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Students - independent learners?

Discussion in 'Education news' started by monicabilongame, Dec 16, 2015.

  1. shafattack

    shafattack New commenter

    Sorry but governments should not have that much power over schools. A qualified expert in one field dies nit has a right to change the way another works in theirs. Would they tell their dentist how to fill a cavity? No. Would they tell a chef how to make a beef wellington? No. Would they instruct a psychologist to unravel the complexities of a bipolar person? No. That's because they respect the qualification and experience 9f that professional to do their job. Being an MP apparently automatically gives the ability to know how to teach.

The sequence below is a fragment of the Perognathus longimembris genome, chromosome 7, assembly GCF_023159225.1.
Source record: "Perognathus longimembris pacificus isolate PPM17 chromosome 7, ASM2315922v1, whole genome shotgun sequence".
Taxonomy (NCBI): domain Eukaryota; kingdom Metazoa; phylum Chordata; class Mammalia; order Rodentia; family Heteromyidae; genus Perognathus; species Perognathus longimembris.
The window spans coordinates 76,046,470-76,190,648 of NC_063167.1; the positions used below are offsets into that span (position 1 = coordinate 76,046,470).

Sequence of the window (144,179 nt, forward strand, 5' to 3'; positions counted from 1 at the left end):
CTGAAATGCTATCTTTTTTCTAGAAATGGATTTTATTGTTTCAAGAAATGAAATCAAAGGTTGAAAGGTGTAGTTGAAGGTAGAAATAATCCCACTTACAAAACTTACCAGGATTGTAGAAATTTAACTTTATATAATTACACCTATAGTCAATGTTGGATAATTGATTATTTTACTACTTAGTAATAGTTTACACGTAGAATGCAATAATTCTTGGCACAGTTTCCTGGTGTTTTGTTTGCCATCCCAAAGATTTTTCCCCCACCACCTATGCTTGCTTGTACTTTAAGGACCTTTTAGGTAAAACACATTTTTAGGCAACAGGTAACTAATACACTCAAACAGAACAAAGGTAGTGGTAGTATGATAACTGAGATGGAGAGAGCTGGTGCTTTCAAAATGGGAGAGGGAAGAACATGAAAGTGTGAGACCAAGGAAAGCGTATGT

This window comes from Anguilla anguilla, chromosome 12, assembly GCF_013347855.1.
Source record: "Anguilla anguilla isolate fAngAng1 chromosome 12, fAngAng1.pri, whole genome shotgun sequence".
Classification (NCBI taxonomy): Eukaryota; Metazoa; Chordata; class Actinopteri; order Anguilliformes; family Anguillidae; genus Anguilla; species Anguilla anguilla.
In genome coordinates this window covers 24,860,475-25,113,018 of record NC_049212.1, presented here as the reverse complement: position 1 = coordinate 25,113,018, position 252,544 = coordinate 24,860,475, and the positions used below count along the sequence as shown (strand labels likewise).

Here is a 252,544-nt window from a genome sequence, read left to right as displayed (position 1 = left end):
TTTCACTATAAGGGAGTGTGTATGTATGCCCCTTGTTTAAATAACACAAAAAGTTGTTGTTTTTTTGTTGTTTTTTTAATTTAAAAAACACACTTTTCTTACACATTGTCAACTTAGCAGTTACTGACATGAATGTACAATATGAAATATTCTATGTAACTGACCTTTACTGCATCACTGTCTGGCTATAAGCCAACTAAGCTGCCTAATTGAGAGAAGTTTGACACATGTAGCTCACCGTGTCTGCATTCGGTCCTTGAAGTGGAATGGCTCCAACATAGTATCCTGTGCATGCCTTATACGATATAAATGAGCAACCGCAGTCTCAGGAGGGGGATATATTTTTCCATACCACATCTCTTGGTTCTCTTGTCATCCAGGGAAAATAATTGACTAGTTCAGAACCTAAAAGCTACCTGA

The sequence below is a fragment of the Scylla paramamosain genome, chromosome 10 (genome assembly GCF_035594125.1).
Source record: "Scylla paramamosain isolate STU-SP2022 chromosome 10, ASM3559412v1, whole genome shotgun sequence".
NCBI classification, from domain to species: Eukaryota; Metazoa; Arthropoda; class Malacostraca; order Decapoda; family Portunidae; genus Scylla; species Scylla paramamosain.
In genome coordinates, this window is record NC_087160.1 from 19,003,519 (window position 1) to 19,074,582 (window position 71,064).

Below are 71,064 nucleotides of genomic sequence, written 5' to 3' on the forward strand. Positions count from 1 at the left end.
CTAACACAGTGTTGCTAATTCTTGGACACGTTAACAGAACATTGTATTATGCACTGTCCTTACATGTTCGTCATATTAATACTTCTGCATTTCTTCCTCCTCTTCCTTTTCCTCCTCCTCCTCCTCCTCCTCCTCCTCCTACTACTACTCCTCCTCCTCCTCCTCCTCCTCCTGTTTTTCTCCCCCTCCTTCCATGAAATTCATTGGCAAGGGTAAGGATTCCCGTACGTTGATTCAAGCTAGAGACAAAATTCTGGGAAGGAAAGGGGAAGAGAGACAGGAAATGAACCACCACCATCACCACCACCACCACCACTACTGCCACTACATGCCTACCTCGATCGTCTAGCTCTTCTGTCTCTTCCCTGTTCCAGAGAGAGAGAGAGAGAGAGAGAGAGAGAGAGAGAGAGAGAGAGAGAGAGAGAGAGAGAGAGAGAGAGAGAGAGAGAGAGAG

It doesn't.
    Plus the obvious terrible link between government and teaching should be severed.
    Teachers are battered by individual points of view by those that do not know anything about it.
    Teachers. Say no. Say NO!
    A surgeon being told how to operate by an unqualified individual would say NO. Why? Because live's would be at risk. So why not teachers saying no? Is our charge any LESS risky?
    Just say NO.
    Sounds perfect to me.
     
    phlogiston likes this.
  2. peakster

    peakster Star commenter

    I thought this independent learning fad had died a death anyway - it was around a few years ago and then sort of faded away.

    My current school contains so few independent learners they wouldn't even know what the concept means.
     
  3. Compassman

    Compassman Star commenter